Researchers at NC State have announced a breakthrough in vehicle armor that might one day help protect our military personnel and law enforcement around the world. The researchers have demonstrated new vehicle armor that is made up of a composite metal foam (CMF) and can stop .50 caliber rounds in both ball and armor-piercing varieties. The big benefit of CMF armor compared to traditional steel armor is weight savings.
The researchers say that the CMF armor is less than half the weight of steel armor. The massive weight savings could allow vehicle designers to develop lighter military vehicles without sacrificing safety or improve protection while not making the vehicles heavier. CMF is a foam that is made of hollow, metallic spheres that are made of stainless steel or titanium that is embedded in a metallic matrix made of steel, titanium, aluminum, or other metallic alloys.
In their research, the armor used steel-steel CMF, meaning that both spheres in the matrix were made of steel. The team made a hard armor system that included a ceramic faceplate, CMF core, and a thin backplate of aluminum. In testing the .50 caliber ball and armor piercing rounds were fired at the armor at velocities of 500 meters per second up to 885 meters per seconds.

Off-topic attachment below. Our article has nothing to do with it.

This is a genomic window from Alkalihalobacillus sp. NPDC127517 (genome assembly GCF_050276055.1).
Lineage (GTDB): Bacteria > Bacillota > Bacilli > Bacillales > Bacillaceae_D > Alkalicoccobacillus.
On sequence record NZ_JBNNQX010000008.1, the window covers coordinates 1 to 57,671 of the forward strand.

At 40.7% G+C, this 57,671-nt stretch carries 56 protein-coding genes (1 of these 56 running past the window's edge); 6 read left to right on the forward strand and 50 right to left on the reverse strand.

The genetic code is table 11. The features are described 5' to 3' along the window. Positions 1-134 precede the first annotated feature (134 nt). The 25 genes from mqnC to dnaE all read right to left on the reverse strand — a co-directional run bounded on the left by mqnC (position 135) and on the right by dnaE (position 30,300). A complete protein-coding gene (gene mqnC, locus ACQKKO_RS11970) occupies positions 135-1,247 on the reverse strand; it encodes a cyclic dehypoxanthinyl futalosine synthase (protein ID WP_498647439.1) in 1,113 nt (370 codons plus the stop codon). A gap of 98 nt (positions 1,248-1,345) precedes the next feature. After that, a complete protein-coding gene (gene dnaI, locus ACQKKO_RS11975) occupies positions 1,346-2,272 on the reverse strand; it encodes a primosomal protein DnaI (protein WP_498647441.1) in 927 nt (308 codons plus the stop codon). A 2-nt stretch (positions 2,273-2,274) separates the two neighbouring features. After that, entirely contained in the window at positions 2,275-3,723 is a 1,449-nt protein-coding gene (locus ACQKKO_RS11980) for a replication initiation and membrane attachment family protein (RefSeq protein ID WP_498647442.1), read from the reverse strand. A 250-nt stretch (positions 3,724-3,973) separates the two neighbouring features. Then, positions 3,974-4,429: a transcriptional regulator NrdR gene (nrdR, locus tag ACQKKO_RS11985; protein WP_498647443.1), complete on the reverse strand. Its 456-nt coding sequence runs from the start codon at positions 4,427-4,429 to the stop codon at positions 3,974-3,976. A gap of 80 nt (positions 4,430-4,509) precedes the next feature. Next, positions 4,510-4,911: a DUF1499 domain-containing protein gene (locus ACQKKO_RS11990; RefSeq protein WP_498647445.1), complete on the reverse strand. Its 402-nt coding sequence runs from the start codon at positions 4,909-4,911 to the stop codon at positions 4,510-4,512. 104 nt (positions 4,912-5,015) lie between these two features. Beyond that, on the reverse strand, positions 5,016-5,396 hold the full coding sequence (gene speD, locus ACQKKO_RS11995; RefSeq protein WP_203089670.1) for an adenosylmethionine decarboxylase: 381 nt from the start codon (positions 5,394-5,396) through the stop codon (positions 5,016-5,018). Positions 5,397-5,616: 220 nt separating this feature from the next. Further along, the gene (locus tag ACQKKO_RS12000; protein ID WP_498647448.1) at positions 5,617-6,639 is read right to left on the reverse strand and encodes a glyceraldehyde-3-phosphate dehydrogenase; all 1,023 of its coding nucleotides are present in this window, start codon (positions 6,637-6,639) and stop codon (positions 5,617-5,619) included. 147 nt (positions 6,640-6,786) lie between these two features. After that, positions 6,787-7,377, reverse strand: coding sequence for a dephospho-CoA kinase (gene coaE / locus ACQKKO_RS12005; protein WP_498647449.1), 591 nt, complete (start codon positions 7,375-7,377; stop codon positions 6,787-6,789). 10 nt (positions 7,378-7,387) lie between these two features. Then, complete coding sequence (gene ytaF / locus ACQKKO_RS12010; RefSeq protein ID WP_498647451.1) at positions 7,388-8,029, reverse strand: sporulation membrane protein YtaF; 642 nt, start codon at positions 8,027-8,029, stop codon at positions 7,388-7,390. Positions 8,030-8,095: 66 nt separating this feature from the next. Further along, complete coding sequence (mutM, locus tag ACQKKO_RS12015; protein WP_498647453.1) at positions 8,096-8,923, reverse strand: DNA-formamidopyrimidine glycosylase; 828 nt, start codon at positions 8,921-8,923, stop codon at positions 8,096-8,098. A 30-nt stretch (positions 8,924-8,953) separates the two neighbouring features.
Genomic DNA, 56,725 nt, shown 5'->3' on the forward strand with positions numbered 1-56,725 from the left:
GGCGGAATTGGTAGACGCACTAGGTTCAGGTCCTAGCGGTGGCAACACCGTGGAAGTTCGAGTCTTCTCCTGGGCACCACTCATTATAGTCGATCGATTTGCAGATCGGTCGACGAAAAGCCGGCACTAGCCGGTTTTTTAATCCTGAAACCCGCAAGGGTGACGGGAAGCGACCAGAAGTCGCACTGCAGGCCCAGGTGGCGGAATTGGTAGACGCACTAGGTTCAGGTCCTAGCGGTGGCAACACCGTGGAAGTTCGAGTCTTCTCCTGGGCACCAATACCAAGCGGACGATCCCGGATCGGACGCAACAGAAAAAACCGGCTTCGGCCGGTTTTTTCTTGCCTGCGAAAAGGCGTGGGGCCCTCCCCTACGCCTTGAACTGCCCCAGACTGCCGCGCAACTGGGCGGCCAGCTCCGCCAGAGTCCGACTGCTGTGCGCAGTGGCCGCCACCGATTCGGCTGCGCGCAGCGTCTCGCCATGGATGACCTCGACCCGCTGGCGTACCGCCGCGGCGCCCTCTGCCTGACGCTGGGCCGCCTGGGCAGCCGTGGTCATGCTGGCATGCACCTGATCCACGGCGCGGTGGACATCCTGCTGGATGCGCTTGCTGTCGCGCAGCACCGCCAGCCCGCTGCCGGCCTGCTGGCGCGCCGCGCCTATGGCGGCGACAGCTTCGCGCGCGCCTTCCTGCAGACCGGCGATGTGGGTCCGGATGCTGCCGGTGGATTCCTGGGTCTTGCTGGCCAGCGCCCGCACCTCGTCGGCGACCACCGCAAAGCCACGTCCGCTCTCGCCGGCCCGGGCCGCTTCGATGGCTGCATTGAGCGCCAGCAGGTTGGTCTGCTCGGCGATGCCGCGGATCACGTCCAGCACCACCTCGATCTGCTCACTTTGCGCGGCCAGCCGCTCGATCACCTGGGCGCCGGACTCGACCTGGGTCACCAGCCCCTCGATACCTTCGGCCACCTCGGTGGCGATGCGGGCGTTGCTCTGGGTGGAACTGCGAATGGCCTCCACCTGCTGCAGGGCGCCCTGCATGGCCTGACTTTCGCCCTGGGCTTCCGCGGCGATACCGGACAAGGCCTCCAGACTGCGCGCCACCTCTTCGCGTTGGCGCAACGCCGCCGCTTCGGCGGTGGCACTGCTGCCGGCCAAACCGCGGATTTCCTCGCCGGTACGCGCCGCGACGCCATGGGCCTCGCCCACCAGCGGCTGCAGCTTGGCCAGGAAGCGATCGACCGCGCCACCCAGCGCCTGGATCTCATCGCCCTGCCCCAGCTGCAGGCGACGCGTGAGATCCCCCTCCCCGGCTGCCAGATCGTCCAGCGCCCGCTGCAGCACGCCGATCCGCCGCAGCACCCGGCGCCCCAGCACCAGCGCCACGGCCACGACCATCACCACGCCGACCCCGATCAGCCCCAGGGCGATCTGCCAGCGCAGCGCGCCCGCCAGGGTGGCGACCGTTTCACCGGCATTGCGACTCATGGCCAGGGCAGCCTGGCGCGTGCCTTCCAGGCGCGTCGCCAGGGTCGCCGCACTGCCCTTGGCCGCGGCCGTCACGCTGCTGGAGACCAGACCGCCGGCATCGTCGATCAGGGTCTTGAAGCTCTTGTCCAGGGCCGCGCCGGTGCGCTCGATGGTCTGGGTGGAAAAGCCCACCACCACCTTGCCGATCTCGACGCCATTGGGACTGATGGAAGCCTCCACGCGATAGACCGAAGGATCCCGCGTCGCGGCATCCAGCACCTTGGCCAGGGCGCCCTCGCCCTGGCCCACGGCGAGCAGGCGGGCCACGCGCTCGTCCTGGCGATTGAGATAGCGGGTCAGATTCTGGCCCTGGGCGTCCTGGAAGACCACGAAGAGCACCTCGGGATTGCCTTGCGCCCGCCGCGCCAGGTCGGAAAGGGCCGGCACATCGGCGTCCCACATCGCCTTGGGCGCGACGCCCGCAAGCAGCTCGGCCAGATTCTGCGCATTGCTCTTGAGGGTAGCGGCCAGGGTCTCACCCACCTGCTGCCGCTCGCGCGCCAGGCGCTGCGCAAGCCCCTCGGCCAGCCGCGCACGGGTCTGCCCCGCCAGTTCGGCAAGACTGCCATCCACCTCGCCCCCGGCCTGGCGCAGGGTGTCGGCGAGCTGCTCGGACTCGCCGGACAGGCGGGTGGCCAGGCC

The CMF layer absorbed 72-75% of the kinetic energy of the ball around and 68% to 78% of the armor piercing rounds. The team notes that the CMF armor was less than half the weight of the rolled homogeneous steel armor needed to reach the same levels of protection.
The massive weight savings possible with the new armor will help to improve vehicle performance and fuel efficiency. Additional work is needed with the armor to enhance the material. The team says that it would optimize the adhesion and thickness of the ceramic, CMF, and aluminum layers leading to less weight and better performance for the final armor.